Spring Means Lilacs
Mar 08, 2011 01:55AM
By Erin Frisch
Enjoy the sweet scent of spring
You know them as the irresistible, aromatic bloom that you can’t help but clip a few clusters and bring inside, filling your house with their rich scent. In addition to their enticing perfume, lilac bushes are hardy plants that can live for hundreds of years. Although they are considerably resilient, keep the following tips in mind when planting and caring for lilacs:
Planting Site When it comes to lilacs, be sure to place plants no less than 6 to 10 feet apart to avert overcrowding. You should also avoid planting them along a wall or next to other large trees. When you find the right spot, position the lilac with its roots spread vertically, ensuring that the hole is both wide and deep enough to contain them.
Drainage Lilacs must be planted in soil that is able to retain enough moisture to nourish the plant but can still drain off. As a test, try digging a hole 8 inches in diameter by 12 inches deep and fill the hole with water. If the water does not drain off in an hour, choose another site to plant.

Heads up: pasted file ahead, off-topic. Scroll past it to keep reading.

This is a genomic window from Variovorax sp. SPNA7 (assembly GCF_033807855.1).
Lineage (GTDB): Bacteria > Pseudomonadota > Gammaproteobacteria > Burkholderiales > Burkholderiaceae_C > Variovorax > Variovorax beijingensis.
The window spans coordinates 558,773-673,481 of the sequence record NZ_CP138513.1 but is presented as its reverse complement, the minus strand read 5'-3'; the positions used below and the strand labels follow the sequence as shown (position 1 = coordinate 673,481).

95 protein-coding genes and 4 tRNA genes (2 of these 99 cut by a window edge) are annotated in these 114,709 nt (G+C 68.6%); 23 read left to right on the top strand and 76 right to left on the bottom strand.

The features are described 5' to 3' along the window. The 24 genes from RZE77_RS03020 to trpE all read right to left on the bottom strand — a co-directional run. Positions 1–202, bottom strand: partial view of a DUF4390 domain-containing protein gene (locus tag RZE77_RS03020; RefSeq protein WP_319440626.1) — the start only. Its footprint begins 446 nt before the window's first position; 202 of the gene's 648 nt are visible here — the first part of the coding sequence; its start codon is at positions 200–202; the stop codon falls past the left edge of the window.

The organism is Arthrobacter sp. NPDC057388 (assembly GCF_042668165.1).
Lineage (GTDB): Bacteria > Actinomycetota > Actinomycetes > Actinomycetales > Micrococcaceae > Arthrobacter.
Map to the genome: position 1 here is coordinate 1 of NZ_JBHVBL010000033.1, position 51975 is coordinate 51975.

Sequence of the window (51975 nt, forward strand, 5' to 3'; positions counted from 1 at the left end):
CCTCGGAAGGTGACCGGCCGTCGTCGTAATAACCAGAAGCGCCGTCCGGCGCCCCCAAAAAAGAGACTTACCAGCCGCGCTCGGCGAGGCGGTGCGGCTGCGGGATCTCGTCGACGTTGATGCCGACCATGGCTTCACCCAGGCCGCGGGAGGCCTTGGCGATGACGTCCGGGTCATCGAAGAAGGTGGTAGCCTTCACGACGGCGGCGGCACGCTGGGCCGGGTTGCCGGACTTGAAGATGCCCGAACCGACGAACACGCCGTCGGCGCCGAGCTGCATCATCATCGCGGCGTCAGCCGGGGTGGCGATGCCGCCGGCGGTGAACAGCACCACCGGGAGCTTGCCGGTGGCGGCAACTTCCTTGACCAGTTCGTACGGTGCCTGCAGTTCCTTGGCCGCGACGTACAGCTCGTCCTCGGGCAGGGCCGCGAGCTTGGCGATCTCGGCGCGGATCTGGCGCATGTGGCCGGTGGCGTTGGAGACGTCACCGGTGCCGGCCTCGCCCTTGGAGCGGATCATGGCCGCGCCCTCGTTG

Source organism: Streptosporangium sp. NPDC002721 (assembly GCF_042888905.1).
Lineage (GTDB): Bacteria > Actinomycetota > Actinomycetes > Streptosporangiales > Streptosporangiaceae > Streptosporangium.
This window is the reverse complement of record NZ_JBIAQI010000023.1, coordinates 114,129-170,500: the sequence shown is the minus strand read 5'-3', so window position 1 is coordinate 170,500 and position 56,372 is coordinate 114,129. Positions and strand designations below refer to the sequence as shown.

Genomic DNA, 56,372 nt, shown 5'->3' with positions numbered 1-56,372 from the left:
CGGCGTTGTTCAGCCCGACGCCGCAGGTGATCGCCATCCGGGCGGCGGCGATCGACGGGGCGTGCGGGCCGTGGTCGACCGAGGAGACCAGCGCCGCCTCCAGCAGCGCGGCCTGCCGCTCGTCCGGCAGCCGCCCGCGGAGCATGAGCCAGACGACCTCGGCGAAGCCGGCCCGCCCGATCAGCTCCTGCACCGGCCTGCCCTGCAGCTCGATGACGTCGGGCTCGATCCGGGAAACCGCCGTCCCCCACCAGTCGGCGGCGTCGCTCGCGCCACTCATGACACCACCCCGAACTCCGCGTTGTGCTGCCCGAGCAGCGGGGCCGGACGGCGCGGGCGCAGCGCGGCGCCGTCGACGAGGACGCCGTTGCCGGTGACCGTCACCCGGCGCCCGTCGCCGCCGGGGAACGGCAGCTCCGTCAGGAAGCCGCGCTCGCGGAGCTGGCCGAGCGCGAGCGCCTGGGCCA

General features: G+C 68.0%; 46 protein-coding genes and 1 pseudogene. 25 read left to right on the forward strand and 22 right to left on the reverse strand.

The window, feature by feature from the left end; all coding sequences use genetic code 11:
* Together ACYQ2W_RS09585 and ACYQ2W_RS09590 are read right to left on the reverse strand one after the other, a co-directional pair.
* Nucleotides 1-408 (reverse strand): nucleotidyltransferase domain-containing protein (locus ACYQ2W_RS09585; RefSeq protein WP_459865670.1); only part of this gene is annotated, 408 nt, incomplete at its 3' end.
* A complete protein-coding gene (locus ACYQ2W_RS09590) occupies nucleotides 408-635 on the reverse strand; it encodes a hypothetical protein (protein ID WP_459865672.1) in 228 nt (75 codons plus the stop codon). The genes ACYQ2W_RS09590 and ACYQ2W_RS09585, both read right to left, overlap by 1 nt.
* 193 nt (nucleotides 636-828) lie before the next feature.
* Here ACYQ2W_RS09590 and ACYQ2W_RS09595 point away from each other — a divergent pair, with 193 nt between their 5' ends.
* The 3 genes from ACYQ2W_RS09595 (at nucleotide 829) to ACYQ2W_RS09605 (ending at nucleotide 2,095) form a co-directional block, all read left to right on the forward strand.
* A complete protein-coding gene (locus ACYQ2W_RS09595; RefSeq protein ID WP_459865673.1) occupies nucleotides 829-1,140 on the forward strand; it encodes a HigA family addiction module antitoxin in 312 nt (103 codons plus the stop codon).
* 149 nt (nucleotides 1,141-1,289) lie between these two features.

Sunlight Choose a spot that receives ample afternoon sunlight. Lilacs thrive in areas that receive plenty of sun. Sunlight directly affects the appearance, color, and the amount of blooms.
Pruning When caring for your lilacs, make sure that the bushes are well pruned. This will help prevent any risk of disease.
Deadheading Care for your lilacs by removing dead flowers after they’ve bloomed. Once the blooms have wilted, cut just below the flower heads. This will neaten the look of the bush and will also help promote new blooms next year.